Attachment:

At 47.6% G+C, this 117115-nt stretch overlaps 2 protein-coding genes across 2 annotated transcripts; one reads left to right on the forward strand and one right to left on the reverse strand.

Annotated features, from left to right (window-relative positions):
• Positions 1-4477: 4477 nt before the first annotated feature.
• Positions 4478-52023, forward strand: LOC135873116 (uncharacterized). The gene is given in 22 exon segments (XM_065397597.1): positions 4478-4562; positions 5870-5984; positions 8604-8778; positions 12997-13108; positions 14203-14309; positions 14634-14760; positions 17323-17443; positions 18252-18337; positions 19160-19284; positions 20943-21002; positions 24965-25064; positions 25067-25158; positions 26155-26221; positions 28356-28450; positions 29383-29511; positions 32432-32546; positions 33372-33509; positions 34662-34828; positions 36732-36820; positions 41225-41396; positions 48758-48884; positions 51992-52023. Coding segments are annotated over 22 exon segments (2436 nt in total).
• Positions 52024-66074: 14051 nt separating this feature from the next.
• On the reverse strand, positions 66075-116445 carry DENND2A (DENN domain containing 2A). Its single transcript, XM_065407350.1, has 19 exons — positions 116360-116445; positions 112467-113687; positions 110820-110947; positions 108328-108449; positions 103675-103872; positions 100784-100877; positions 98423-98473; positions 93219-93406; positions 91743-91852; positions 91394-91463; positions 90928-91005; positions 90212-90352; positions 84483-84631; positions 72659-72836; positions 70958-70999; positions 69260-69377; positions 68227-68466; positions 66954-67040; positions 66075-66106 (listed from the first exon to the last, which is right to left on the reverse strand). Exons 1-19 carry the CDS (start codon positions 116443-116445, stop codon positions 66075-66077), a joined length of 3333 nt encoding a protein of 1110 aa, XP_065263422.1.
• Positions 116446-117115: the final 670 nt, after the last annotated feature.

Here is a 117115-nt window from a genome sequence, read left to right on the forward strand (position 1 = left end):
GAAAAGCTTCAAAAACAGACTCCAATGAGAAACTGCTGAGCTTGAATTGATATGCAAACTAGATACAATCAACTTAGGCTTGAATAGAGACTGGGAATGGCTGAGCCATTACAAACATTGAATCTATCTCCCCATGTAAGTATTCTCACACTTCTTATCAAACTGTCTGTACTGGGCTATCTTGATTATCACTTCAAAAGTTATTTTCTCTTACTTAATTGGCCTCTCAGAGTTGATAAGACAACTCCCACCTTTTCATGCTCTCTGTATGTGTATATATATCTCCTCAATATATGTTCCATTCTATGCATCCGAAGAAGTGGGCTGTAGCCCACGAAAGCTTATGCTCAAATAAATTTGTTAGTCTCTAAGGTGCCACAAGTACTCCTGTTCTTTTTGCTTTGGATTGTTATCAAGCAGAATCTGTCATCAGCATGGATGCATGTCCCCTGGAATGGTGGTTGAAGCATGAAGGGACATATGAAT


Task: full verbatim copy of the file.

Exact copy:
At 47.6% G+C, this 117115-nt stretch overlaps 2 protein-coding genes across 2 annotated transcripts; one reads left to right on the forward strand and one right to left on the reverse strand.

Annotated features, from left to right (window-relative positions):
• Positions 1-4477: 4477 nt before the first annotated feature.
• Positions 4478-52023, forward strand: LOC135873116 (uncharacterized). The gene is given in 22 exon segments (XM_065397597.1): positions 4478-4562; positions 5870-5984; positions 8604-8778; positions 12997-13108; positions 14203-14309; positions 14634-14760; positions 17323-17443; positions 18252-18337; positions 19160-19284; positions 20943-21002; positions 24965-25064; positions 25067-25158; positions 26155-26221; positions 28356-28450; positions 29383-29511; positions 32432-32546; positions 33372-33509; positions 34662-34828; positions 36732-36820; positions 41225-41396; positions 48758-48884; positions 51992-52023. Coding segments are annotated over 22 exon segments (2436 nt in total).
• Positions 52024-66074: 14051 nt separating this feature from the next.
• On the reverse strand, positions 66075-116445 carry DENND2A (DENN domain containing 2A). Its single transcript, XM_065407350.1, has 19 exons — positions 116360-116445; positions 112467-113687; positions 110820-110947; positions 108328-108449; positions 103675-103872; positions 100784-100877; positions 98423-98473; positions 93219-93406; positions 91743-91852; positions 91394-91463; positions 90928-91005; positions 90212-90352; positions 84483-84631; positions 72659-72836; positions 70958-70999; positions 69260-69377; positions 68227-68466; positions 66954-67040; positions 66075-66106 (listed from the first exon to the last, which is right to left on the reverse strand). Exons 1-19 carry the CDS (start codon positions 116443-116445, stop codon positions 66075-66077), a joined length of 3333 nt encoding a protein of 1110 aa, XP_065263422.1.
• Positions 116446-117115: the final 670 nt, after the last annotated feature.

Here is a 117115-nt window from a genome sequence, read left to right on the forward strand (position 1 = left end):
GAAAAGCTTCAAAAACAGACTCCAATGAGAAACTGCTGAGCTTGAATTGATATGCAAACTAGATACAATCAACTTAGGCTTGAATAGAGACTGGGAATGGCTGAGCCATTACAAACATTGAATCTATCTCCCCATGTAAGTATTCTCACACTTCTTATCAAACTGTCTGTACTGGGCTATCTTGATTATCACTTCAAAAGTTATTTTCTCTTACTTAATTGGCCTCTCAGAGTTGATAAGACAACTCCCACCTTTTCATGCTCTCTGTATGTGTATATATATCTCCTCAATATATGTTCCATTCTATGCATCCGAAGAAGTGGGCTGTAGCCCACGAAAGCTTATGCTCAAATAAATTTGTTAGTCTCTAAGGTGCCACAAGTACTCCTGTTCTTTTTGCTTTGGATTGTTATCAAGCAGAATCTGTCATCAGCATGGATGCATGTCCCCTGGAATGGTGGTTGAAGCATGAAGGGACATATGAAT